One mystery about the pole that we are trying to solve is that it has lost some of the rings on the hats of the top figures - but we don't know when, or why. Early photographs of the pole outside Star House show it as having more rings on the watchmen's hats than it now does. The central figure had 9 rings and now has 4, the figures on either side had 4 and now have 3. These rings symbolise previous potlatches held by the owner of the pole and are an indication of his status in the community. One old story in the Museum suggests that the Haida themselves removed rings as the original number was felt by them to be excessive for the status of its new location at Oxford University. However, museum staff now think that perhaps the rings were removed to fit the pole in the rail container on which it was shipped across Canada.


While the museum was closed for re-roofing in 1999, the conservation section had a rare opportunity to work on this pole. To allow access to the totem pole, the scaffolding, erected inside the museum as part of the building work, was specially designed to include working platforms around the pole. Health & Safety considerations meant that hard hats had to be worn whilst on the scaffolding. Prior to doing any work the conservators also had to be equipped with laboratory coats, masks and gloves to protect themselves against the dust. The conservators then removed the layers of dust that had accumulated over the years. The whole pole was very dusty, especially its top half, which had not been cleaned since it was erected in 1901. The pole was brushed with soft brushes while holding the hose of a vacuum cleaner next to the area, making sure as much dust as possible was collected and not re-deposited on the pole.

Although the working positions were at times difficult it was very exciting to be so close to such a large object. The scale of the individual carvings is much larger than imagined from the floor and as the dust was removed, the beautiful tool marks and exquisite colours added a new dimension to the superb craftsmanship. To ensure the pole's care in the future, a detailed drawing was made of it to record its condition, and paint samples were taken for future analysis.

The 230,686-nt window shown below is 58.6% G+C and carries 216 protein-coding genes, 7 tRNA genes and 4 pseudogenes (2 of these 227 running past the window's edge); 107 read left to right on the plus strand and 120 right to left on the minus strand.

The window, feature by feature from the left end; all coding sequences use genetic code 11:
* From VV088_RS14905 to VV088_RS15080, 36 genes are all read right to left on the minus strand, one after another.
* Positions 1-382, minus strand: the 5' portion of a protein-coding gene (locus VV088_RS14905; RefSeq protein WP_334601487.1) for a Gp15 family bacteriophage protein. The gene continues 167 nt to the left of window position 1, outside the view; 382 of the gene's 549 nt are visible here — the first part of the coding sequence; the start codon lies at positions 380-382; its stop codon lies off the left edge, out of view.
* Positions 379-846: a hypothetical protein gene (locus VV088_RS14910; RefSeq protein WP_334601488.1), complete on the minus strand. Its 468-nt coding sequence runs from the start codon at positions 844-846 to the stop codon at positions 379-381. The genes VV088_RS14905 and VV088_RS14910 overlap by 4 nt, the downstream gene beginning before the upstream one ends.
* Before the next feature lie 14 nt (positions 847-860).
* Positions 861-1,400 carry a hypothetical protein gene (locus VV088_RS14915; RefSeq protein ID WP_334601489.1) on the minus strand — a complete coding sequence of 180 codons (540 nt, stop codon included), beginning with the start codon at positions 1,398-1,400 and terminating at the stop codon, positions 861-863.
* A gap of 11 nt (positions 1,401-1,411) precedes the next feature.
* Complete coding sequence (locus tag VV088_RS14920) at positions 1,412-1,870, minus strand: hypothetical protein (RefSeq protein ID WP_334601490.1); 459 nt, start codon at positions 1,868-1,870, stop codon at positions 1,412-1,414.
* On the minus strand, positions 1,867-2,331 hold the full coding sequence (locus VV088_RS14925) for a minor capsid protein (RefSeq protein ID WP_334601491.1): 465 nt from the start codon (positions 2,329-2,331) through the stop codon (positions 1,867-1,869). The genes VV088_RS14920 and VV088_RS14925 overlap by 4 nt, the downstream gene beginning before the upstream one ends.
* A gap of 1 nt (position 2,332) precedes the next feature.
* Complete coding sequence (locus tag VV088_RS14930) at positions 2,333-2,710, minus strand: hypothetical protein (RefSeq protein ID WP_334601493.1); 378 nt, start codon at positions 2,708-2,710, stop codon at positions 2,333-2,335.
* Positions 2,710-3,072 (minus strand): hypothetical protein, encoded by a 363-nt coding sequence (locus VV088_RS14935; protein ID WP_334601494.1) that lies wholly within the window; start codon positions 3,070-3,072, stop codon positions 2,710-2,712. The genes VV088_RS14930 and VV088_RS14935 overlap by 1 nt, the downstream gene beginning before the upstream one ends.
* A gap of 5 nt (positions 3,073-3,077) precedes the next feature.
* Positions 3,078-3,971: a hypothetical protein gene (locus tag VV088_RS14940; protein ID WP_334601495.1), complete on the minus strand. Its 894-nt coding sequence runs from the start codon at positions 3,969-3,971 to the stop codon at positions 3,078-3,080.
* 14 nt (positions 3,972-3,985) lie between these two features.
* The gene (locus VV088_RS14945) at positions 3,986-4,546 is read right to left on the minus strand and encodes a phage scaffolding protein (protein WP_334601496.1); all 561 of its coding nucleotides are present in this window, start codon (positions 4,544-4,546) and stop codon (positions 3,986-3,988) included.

The future

The Pitt Rivers Museum seeks to work with source community members and with outside scholars to further understand its collections and to care for and display them as appropriately as possible. We would very much welcome any thoughts or information about our collections that you are willing to share with us; please contact Laura Peers, Curator (Americas), Pitt Rivers Museum, South Parks Road, Oxford UK OX1 3PP

Compiled by Laura Peers, Lecturer/ Curator, and Robert Pearce, Conservator, PRM, May 2001.

Further information

June Bedford, 'Haida Art in the Pitt Rivers Museum, Oxford, and the Rev. Charles Harrison'. European Review of Native American Studies, Vol. XII, no. 2 (1998), pp. 1-10.

Jensen, Vickie. Totem Pole Carving. Douglas & McIntyre, Vancouver/ Toronto, 1992.

George MacDonald. Haida Monumental Art: Villages of the Queen Charlotte Islands. Vancouver, University of British Columbia Press, 1983.

Linda Mowat, ed., Catalogue of the Native American Collections of the Pitt Rivers Museum. PRM 1993.

Claire Warrior, "'Small Meetings Across Cultural Boundaries': Model totem poles and the imagination of cultures on the Northwest Coast of America." Journal of Museum Ethnography 11(1999), pp. 105-120.
Totem Pole Download

Download print version of this fact sheet (pdf)
(to view pdf files Acrobat Reader is required)